Friday, September 27, 2013

Mini-Reviews: College Novels

I absolutely loved my time in college and now I'm a professor so I really enjoy reading books that depict college life.  Here are three books that I've read recently that are set in college:

Sophomore Switch
Author:  Abby McDonald
Publisher:  Candlewick Press, 304 pages
Publication Date:  March 10, 2009

From Goodreads:
Take an administrative snafu, a bad breakup, and what shall heretofore be known as "The Hot-Tub Incident," and you’ve got two unprepared sophomores on a semester abroad. For American party girl Tasha, an escape to Oxford may be a chance to ditch her fame as a tabloid temptress, but wading Uggs-deep in feminist theory is not her idea of a break. Meanwhile, the British half of the exchange, studious Emily, nurses an aching heart amid the bikinis and beer pong of U.C. Santa Barbara. Soon desperation has the girls texting each other tips — on fitting in, finding love, and figuring out who they really are. With an anthropologist’s eye for detail and a true ear for teen-speak, exciting new novelist Abby McDonald has crafted a funny, fast-paced, poignant look at survival, sisterhood, and the surprising ways we discover our true selves.

Cute fast read.  It's a story about figuring out who you are, who you want to be, how to fit in, friendship, feminism, and romance.  There's party girl Tasha who is more serious than people give her credit for.  And then there's serious Emily, who is starting to realize that having everything planned out may not be the best way to live and that she needs to loosen up a bit.  The author does a great job of creating two unique characters and you feel like you get to know them since each chapter alternates between Emily and Tasha's POV.  Even though the girls are both sophomores, since they have switched schools there's still that adjustment period and both of them trying to figure it all out.  I enjoyed reading about the girls trying to fit in (definitely a culture shock), and I also liked both romantic interests.  Emily and Ryan...initial dislike turning into that!  One of the guys acts in a pretty horrible way at one point which I thought was a bit inconsistent for his character, but I admired the way the girl handled it and I admire the author for having it end that way for that particular couple (I know this is a bit vague but I don't want to give anything away).  There's character development for both Tasha and Emily, a growing friendship between them that I enjoyed, and both girls were believable and relatable.  Fun book!

Author:  Rainbow Rowell
Publisher:  St. Martins Press, 433 pages
Publication Date:  September 10, 2013

From Goodreads:
Cath is a Simon Snow fan.

Okay, the whole world is a Simon Snow fan . . .

But for Cath, being a fan is her life — and she’s really good at it. She and her twin sister, Wren, ensconced themselves in the Simon Snow series when they were just kids; it’s what got them through their mother leaving.

Reading. Rereading. Hanging out in Simon Snow forums, writing Simon Snow fan fiction, dressing up like the characters for every movie premiere.

Cath’s sister has mostly grown away from fandom, but Cath can’t let go. She doesn’t want to.

Now that they’re going to college, Wren has told Cath she doesn’t want to be roommates. Cath is on her own, completely outside of her comfort zone. She’s got a surly roommate with a charming, always-around boyfriend, a fiction-writing professor who thinks fan fiction is the end of the civilized world, a handsome classmate who only wants to talk about words . . . And she can’t stop worrying about her dad, who’s loving and fragile and has never really been alone.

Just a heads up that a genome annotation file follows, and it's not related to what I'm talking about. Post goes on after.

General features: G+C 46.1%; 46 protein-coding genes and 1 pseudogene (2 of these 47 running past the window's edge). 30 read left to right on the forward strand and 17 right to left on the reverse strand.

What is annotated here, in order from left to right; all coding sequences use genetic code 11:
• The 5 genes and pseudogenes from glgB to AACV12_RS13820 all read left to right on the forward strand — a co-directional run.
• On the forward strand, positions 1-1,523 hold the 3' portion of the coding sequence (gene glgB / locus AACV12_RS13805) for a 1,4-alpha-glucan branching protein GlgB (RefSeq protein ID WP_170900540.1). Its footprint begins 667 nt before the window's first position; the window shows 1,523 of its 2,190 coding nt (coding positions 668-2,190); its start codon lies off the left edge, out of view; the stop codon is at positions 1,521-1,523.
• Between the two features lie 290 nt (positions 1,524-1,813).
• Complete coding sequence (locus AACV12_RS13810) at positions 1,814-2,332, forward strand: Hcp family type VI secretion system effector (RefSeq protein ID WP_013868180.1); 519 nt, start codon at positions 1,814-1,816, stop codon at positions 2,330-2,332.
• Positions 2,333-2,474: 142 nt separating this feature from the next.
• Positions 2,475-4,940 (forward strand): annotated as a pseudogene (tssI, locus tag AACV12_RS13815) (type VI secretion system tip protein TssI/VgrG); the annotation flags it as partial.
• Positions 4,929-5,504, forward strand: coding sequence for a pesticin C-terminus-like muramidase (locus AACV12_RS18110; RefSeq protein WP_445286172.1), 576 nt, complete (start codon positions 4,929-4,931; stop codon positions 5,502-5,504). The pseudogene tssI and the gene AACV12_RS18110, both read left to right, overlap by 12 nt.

For Cath, the question is: Can she do this?

Can she make it without Wren holding her hand? Is she ready to start living her own life? Writing her own stories?

And does she even want to move on if it means leaving Simon Snow behind?

I absolutely loved this book.  Rainbow Rowell is a fantastic writer.  Great dialogue, interesting characters, and the book just made me smile.  College can be a difficult time for some students, especially the beginning, and the author definitely captured some realistic moments of college life in this book.  Not knowing where to go, not feeling that comfortable with dorm life, your roommate, etc.  

Cath was a unique character (maybe a bit too unique), and I did like her, although she frustrated me a lot of the time (Just go to the dining hall already!)  And the fact that she was in college but really had no desire to meet new people and didn't even seem that interested in her classes.  All she wanted to do was write fan fiction.  So, a little different.

Levi...oh Levi.  I loved him, then I was quite mad at him, then I was hopeful again.  He was what Cath needed.  I could just picture him smiling all the time. Wren was such a great character, and Reagan as well, I sort of wish we had some chapters from their POVs.  My only complaint is that the MC (and Wren) were portrayed as such extremes.  If you don't drink or party, you're practically a shut in and if you do drink and party, you're basically an alcoholic.  There is a happy medium to college life that's barely portrayed (although you get the sense that Levi, Reagan, and Jandro fall into that category).

Still, a fabulous book that I wholeheartedly recommend.

The Ivy (The Ivy #1)
Authors:  Lauren Kunze and Rina Onur
Publisher:  Greenwillow Books, 312 pages
Publication Date:  August 31, 2010

From Goodreads:
Congratulations! You have been admitted to the most prestigious university in the world. Now what are you going to do?

Callie Andrews may not have money or connections or the right clothes, and she may have way too many complications in her love life, what with

the guy she loves to hate ...

the guy she'd love to forget ...

the guy she'd love to love ...

and Matt
the guy she really should love ...

all vying for her attention.

But she has three fantastic roommates (best friends or her worst nightmare?) and a wholesome California-girl reputation (oops) and brains and beauty and big, big dreams.

Will it be enough to help her survive freshman year at Harvard?